When pulmonary physicians evaluate patients with progressive respiratory insufficiency, it is important to consider neuromuscular disease in the differential diag­nosis, as emphasized by the patient who is the subject of this report.

Case Report

A 64-year-old water pipe installer was diagnosed as having obesity- hypoventilation syndrome associated with recurrent cor pulmonale. Three months earlier, he had presented to another hospital with peripheral edema and weight gain. Values of a room air blood gas analysis were as follow: Pos, 61 mm Hg; Pco, 51 mm Hg; pH, 7.37; (Table 1) and the chest x-ray film showed a reduction in lung volumes interpreted as poor inspiratory eflort. No other abnormal­ities were noted. Spirometry showed FEVj of 2.20 (60 percent of predicted); FVC, 2.78 (54 percent); FEV./FVC, .78; FEF25-75, 2.39 (68 percent) with no change after bronchodilator therapy. He was treated with diuretics and discharged with diagnoses of hyper­tension, restrictive lung disease of unspecified etiology, and chronic hypoxia.

Over the next six weeks, he noted increasing lethargy, weakness, dyspnea on exertion, pedal edema, cyanosis, and weight gain. On examination, a right sided S3 gallop, crackles at both lung bases, and 3+ pedal edema were noted. An arterial blood gas analysis on room air showed worsening CO, retention and hypoxemia; spirom­etry was unchanged. In spite of treatment with diuretics and intravenous aminophylline, his dyspnea worsened, and he was transferred to the New England Deaconess Hospital. tadacip 20 mg

Table 1—Arterial Blood Gas Determination» and Pulmonary Function Test

Pco2

Deo,

Date

Po,

mm Hg

pH

FEV„ L

FVC, L

Ratio

FEF25-75, Us
TLC, L

L

ml/min/mm Hg

5/8/87

61

51

7.37

5/11/87

2.20 (.56)

2.78 (.54)

78

2.39 (.68)

6/2/87

2.35 (NA)*

2.83 (NA)

82

2.93 (NA) 3.92 (NA)

1.78 (NA)

14.79 (NA)

7/31/87

66 103

73

46 82 71

7.36 7.30 7.38

(on 3L/min OJ (on 1.5L/min OJ 2.35 (.61)

NA (.57)

8/6/87

91

56

7.32

(on 1.5L/min OJ

8/7/87

1.62 (.43)

1.98 (.42)

82

17.78 (.57)

8/8/87

45 51

103 89

7.28 7.33

(on l.OL/min Os) (on 24% Venturi mask)

12/2/87

3.03 (.80)

3.76 (.79)

81

3.19 (.85)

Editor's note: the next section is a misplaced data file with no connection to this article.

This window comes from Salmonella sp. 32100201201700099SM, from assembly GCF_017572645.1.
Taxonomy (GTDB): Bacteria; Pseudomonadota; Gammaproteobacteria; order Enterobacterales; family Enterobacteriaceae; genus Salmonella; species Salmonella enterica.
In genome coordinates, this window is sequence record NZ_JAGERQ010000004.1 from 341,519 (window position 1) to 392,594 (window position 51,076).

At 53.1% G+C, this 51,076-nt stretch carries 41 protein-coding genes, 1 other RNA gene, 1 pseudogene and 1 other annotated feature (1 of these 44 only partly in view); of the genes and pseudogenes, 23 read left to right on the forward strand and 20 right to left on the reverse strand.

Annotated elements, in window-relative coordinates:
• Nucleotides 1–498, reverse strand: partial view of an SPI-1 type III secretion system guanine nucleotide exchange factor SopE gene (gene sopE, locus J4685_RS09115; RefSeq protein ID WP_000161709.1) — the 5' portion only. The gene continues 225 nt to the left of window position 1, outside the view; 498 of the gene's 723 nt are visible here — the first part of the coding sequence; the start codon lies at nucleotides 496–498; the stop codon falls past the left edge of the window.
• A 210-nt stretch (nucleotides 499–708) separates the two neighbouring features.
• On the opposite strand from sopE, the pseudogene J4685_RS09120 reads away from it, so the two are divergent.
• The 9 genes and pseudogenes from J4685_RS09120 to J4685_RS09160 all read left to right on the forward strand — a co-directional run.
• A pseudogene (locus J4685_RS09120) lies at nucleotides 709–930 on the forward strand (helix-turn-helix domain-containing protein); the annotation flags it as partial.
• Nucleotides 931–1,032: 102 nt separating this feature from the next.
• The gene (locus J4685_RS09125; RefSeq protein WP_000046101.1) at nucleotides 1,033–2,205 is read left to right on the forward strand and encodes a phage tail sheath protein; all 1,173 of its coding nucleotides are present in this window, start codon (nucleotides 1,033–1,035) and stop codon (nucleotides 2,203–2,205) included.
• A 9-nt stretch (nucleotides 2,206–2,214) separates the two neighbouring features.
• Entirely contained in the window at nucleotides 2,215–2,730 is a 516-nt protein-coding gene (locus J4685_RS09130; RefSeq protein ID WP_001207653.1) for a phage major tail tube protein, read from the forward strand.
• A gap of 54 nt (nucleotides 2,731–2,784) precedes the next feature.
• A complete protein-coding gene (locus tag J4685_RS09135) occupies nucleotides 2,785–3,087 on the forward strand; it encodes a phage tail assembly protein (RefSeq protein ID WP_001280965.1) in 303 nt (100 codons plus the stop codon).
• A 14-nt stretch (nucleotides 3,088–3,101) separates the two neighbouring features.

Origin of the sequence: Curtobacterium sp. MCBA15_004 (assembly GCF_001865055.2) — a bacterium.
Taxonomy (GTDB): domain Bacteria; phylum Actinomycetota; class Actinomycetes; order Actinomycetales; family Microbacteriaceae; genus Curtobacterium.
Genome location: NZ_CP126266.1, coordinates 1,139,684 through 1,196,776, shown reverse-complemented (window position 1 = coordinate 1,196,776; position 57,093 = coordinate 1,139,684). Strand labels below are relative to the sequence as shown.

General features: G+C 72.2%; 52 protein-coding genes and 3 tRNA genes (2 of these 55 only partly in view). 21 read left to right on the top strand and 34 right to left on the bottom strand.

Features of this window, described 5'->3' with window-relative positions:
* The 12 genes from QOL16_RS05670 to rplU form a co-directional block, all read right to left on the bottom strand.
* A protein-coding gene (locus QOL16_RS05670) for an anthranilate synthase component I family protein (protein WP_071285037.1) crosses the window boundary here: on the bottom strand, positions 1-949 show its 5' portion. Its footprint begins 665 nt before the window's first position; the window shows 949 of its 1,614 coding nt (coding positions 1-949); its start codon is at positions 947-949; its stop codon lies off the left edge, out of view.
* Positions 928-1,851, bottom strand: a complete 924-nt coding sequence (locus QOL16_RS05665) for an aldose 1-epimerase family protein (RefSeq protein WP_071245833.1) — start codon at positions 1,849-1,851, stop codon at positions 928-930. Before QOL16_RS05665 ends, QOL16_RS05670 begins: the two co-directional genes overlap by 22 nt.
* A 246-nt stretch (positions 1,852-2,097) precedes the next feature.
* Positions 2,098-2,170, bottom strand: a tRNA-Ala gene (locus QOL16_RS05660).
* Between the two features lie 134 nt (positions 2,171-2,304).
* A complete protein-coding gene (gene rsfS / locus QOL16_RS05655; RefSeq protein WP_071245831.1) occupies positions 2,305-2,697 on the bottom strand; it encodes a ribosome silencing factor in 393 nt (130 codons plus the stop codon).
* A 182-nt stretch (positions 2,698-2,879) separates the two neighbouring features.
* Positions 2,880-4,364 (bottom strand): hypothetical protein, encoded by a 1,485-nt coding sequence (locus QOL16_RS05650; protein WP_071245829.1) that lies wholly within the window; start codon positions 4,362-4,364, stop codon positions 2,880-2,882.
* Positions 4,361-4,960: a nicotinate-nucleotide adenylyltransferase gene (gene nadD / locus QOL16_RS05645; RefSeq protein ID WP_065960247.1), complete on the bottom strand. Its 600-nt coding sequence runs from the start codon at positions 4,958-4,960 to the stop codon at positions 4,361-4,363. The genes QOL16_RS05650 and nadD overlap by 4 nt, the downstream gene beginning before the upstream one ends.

On admission, he reported loud snoring, five to six years of daytime hypersomnolence, fatigue, and nocturnal apneic spells. In addition, he complained of a lump in his throat, some difficulty swallowing, and several episodes of diplopia over the past two months. His medications were hydrochlorothiazide (Dyazide), dil- tiazem, captopril, colchicine, and probenecid. He denied alcohol and cigarette use. On examination, he was tachypneic, and had diminished breath sounds at the right lung base without crackles or wheezes, an irregular rhythm without murmur or gallop, and a liver span of 8 cm. Laboratory test results were significant for the fol­lowing: hematocrit, 50.6 percent; serum bicarbonate, 45 mEq/L; arterial blood gas on 1.5 L/min nasal cannula of POj, 91 mm Hg; pH, 7.32; Pco„ 56 mm Hg/7.32; and chest x-ray film showing borderline cardiomegaly, normal pulmonary vasculature, and ate­lectasis at both lung bases. Spirometry showed FEVl 1.62 (43 percent); FVC, 1.98 (42 percent); FEV/FVC, .82; FEFmax, 3.86 (43 percent); Deo, 17.78 (57 percent).

Table 2—Weaning Mechanics and Interventions

Date

Vt,
L

Vc, L

IF, cm H20

8/7/87

.200

1.00

-И . . ……..

8/13/87

.250

.800
V >

^

**”4
‘■ -8

.225

.600

-11

(on 0.25mg
neostigmine q4h)

8/15/87

.300

.800

-16

(neostigmine
continued)

8/17/87

.213

.550

-5

(neostigmine
discontinued
8/16/87)

8/18/87

.400

.800

-14

(neostigmine
restarted at

0.5
mg q4h
8/17/87)

Over the next 24 hours, the patient deteriorated, developing respiratory distress and paradoxical abdominal motion without muscle weakness elsewhere. An arterial blood gas analysis on 1.0 L/min was Po2, 45 mm Hg; Pco2,103 mm Hg; pH, 7.28. Pulmonary mechanics results disclosed: tidal volume of 200 ml, vital capacity of 1.0 L, and inspiratory force of —11 cm H20. A standard edrophonium (Tensilon) test was performed with no change in IF or VC. The patient was intubated and mechanical ventilation begun (Table 2).

Electrolytes, ESR, CT scan of the head, noninvasive venous studies of the lower extremities, repeat edrophonium test, electro- myogram including cranial nerves, and repetitive nerve stimulation of brachial plexus, median, ulnar, and spinal accessory nerves all were subsequendy normal. Studies for heavy metal exposure were negative. During this period, the patient complained of intermittent vertical diplopia, but dysconjugate gaze was not observed.
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Because of persistent clinical suspicion of myasthenia gravis, an empiric trial of neostigmine, 0.25 mg every four hours, was begun. While the patients baseline pulmonary mechanics (TV, 250 ml; VC, 800 ml; IF, —8 cm H20) were unchanged after four hours, his diplopia had resolved. Neostigmine was therefore continued and after 48 hours, respiratory mechanics had improved. When neostig­mine was discontinued, mechanics deteriorated significantly. Neo­stigmine was therefore reinstituted at an increased dose (0.5 mg q4h) with definite improvement in respiratory mechanics.

Myasthenia gravis was confirmed when an antistriated muscle antibody titer was reported at 1:80 and an acetylcholine receptor antibody titer was reported at greater than 1:30 (normal <1:0.8). Neostigmine was increased to 1.0 mg q4h and prednisone 60 mg po qd was added. However, only with the institution of plasma­pheresis was he successfully extubated.